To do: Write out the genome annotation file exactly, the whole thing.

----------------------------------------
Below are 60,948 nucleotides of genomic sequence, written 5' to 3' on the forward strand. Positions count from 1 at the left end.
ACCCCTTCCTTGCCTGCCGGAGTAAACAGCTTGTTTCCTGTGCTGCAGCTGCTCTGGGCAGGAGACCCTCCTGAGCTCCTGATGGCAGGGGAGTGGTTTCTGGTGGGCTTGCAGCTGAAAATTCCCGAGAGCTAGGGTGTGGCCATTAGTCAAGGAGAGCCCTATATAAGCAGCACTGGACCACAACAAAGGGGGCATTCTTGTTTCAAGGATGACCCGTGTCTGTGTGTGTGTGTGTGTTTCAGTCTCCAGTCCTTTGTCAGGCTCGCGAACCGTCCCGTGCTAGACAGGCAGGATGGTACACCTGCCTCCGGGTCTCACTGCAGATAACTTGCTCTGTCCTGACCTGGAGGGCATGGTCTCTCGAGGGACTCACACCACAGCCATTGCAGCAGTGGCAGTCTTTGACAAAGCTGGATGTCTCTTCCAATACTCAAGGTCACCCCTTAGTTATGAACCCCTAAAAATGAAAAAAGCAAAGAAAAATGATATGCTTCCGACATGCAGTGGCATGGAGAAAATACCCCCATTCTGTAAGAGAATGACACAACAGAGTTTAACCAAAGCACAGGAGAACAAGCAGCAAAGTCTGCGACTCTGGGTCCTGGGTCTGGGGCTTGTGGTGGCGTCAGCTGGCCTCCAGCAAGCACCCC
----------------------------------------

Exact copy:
Below are 60,948 nucleotides of genomic sequence, written 5' to 3' on the forward strand. Positions count from 1 at the left end.
ACCCCTTCCTTGCCTGCCGGAGTAAACAGCTTGTTTCCTGTGCTGCAGCTGCTCTGGGCAGGAGACCCTCCTGAGCTCCTGATGGCAGGGGAGTGGTTTCTGGTGGGCTTGCAGCTGAAAATTCCCGAGAGCTAGGGTGTGGCCATTAGTCAAGGAGAGCCCTATATAAGCAGCACTGGACCACAACAAAGGGGGCATTCTTGTTTCAAGGATGACCCGTGTCTGTGTGTGTGTGTGTGTTTCAGTCTCCAGTCCTTTGTCAGGCTCGCGAACCGTCCCGTGCTAGACAGGCAGGATGGTACACCTGCCTCCGGGTCTCACTGCAGATAACTTGCTCTGTCCTGACCTGGAGGGCATGGTCTCTCGAGGGACTCACACCACAGCCATTGCAGCAGTGGCAGTCTTTGACAAAGCTGGATGTCTCTTCCAATACTCAAGGTCACCCCTTAGTTATGAACCCCTAAAAATGAAAAAAGCAAAGAAAAATGATATGCTTCCGACATGCAGTGGCATGGAGAAAATACCCCCATTCTGTAAGAGAATGACACAACAGAGTTTAACCAAAGCACAGGAGAACAAGCAGCAAAGTCTGCGACTCTGGGTCCTGGGTCTGGGGCTTGTGGTGGCGTCAGCTGGCCTCCAGCAAGCACCCC